TAC Bookshelf: Chesterton and the Value of a Vow
Emile Doak, TAC director of development: I had the great privilege of studying under the late Father James V. Schall, SJ, who became something of a legend in political theory over the course of his decades teaching at Georgetown. He represented the best of the Jesuit charism that that institution now so sorely lacks: wise, curious, evangelizing, and deeply, faithfully Catholic.
Father Schall often shared what he considered to be the greatest lectures. I’ve been revisiting these seminal lectures lately, from the likes of C.S. Lewis and Benedict XVI. This week was G.K. Chesterton’s “A Defence of Rash Vows.” Chesterton defends “rash” vows to make a broader point about the virtue of a vow.
But what is a vow? Chesterton writes, “The man who makes a vow makes an appointment with himself at some distant time or place.” How terrifying that must be to modern man! Chesterton notes, “In modern times this terror of one’s self, of the weakness and mutability of one’s self, has perilously increased, and is the real basis of the objection to vows of any kind.” This was written in 1903, and it’s plainly evident that man’s mutability has only accelerated since. Ours is a culture of self-invention. Identities that are ascribed—say, mother, daughter, American, Virginian, son of God—are spurned in favor of those which are created and which can be recreated at will. Transgenderism is perhaps the most blatant example of this, but created identity echoes throughout our identity politics regime.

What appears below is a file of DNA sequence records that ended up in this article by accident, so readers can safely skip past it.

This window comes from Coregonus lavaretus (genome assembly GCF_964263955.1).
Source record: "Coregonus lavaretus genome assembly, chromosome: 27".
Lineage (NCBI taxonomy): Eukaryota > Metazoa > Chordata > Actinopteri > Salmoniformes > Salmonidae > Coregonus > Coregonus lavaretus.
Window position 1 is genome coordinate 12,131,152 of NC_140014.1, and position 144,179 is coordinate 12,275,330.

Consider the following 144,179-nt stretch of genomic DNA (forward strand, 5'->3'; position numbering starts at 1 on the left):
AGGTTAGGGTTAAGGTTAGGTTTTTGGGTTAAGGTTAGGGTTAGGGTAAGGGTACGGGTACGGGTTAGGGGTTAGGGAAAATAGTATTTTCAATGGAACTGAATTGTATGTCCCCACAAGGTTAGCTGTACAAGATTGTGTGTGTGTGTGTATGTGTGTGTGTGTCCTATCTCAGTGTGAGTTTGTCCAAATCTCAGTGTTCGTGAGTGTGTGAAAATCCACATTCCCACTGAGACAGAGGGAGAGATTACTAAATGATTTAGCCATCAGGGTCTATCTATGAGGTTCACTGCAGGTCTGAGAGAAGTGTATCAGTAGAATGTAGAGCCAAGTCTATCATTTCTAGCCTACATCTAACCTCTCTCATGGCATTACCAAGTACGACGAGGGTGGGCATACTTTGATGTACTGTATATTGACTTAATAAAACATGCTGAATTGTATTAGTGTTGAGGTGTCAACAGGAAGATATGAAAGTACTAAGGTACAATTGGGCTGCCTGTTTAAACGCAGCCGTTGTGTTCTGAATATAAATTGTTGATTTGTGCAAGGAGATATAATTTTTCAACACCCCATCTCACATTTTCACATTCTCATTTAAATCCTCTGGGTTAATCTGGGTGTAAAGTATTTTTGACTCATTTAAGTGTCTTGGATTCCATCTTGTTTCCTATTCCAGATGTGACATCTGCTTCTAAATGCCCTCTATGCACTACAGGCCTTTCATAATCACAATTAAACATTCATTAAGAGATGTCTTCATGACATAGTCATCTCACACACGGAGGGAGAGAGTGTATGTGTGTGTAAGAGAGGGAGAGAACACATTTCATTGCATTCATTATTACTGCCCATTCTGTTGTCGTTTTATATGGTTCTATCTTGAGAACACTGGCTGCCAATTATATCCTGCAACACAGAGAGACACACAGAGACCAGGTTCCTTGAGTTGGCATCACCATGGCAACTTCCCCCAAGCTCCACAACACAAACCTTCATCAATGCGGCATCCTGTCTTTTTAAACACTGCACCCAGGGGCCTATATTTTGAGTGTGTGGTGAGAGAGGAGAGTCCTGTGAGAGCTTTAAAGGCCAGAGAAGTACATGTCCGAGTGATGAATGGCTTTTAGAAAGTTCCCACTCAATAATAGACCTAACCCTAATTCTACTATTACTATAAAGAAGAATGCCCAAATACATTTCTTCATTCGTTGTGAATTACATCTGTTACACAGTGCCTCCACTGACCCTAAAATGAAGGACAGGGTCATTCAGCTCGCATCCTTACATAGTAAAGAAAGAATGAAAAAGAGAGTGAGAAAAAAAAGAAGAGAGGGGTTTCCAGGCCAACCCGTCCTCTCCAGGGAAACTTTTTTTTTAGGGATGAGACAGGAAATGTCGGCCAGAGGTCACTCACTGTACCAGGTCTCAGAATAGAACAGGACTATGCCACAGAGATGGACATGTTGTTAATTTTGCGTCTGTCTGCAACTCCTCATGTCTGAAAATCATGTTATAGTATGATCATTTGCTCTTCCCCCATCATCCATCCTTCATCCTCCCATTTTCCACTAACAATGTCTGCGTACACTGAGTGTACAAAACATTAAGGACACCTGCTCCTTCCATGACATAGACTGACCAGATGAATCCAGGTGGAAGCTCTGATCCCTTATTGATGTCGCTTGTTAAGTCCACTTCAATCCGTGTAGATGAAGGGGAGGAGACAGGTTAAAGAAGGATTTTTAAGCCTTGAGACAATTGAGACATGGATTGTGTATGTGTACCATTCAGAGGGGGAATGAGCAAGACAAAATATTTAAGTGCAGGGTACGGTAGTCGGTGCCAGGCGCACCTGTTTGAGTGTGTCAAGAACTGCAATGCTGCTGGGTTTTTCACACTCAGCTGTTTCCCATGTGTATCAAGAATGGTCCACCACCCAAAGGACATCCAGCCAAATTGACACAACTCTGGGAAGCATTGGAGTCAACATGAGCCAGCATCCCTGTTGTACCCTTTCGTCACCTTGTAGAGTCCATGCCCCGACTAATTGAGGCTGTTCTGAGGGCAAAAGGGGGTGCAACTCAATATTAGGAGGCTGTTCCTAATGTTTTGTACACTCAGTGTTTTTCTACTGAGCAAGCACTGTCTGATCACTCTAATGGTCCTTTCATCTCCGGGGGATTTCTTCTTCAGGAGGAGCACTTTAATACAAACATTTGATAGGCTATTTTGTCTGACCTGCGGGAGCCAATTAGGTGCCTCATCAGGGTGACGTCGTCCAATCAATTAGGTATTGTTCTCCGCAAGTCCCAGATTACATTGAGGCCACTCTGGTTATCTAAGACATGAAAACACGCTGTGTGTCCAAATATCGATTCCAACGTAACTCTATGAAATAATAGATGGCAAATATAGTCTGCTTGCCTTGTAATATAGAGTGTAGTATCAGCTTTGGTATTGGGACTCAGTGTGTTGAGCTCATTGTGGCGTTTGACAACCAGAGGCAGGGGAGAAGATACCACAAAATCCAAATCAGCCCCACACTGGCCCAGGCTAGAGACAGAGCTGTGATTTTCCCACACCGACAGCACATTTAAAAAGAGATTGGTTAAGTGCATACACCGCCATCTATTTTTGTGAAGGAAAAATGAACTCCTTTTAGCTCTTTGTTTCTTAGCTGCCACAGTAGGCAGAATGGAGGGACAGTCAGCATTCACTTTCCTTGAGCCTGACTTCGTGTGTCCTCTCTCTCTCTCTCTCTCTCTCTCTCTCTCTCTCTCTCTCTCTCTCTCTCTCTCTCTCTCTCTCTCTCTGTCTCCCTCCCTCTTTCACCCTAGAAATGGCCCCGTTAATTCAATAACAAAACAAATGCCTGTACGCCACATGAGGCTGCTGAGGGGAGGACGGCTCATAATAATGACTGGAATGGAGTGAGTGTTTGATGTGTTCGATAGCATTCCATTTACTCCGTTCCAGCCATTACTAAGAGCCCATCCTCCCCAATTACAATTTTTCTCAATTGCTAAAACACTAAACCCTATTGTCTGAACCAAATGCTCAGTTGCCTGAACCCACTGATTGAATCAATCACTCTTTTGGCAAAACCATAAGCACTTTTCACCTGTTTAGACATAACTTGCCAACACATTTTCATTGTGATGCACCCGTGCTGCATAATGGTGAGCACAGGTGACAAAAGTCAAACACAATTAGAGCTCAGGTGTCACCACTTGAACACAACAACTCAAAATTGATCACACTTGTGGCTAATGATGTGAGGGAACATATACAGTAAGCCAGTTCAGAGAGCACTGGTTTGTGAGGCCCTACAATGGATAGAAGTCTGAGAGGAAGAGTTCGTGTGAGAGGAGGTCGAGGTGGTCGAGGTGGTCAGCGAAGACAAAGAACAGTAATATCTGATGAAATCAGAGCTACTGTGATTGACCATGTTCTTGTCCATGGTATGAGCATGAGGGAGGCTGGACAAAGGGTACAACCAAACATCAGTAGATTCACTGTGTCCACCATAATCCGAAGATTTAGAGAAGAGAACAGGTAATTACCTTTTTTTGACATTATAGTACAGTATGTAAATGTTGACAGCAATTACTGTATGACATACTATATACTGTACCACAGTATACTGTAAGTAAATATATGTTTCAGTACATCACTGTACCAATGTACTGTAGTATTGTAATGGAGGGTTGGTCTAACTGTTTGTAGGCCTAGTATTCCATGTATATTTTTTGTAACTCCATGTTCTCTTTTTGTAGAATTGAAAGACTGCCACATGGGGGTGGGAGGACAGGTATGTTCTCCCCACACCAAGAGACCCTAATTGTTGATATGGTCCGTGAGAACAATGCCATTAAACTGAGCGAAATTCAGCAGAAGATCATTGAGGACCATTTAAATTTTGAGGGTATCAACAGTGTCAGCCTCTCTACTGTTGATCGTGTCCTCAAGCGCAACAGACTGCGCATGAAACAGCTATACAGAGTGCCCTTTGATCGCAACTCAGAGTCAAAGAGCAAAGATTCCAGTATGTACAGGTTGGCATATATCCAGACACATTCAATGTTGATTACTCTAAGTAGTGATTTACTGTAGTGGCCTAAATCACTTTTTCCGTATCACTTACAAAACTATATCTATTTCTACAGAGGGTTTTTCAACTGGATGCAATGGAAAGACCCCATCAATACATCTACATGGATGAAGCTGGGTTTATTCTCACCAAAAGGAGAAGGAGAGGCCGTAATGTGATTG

In this context, it’s unsurprising that vows have become largely unintelligible. Making “an appointment with oneself at some distant time or place” presupposes that one will remain the same man in that distant time or place. Instead we now accept the preposterous concept of self re-invention. Chesterton (emphasis added):
A modern man refrains from swearing to count the leaves on every third tree in Holland Walk, not because it is silly to do so (he does many sillier things), but because he has a profound conviction that before he had got to the three hundred and seventy-ninth leaf on the first tree he would be excessively tired of the subject and want to go home to tea. In other words, we fear that by that time he will be, in the common but hideously significant phrase, another man.
Men can and should change their behavior; we should continually strive for virtue. This is not the same as changing one’s identity, or becoming “another man.” It’s no surprise that the “for better or for worse” part of the marriage vow is so conveniently and consistently eschewed, explained away by the common divorce claim that “that’s not the man (or woman) I married.”
Our culture yearns for the stability and permanence inherent to vows—even those that appear “rash.” Reading Chesterton more often could be the place to start.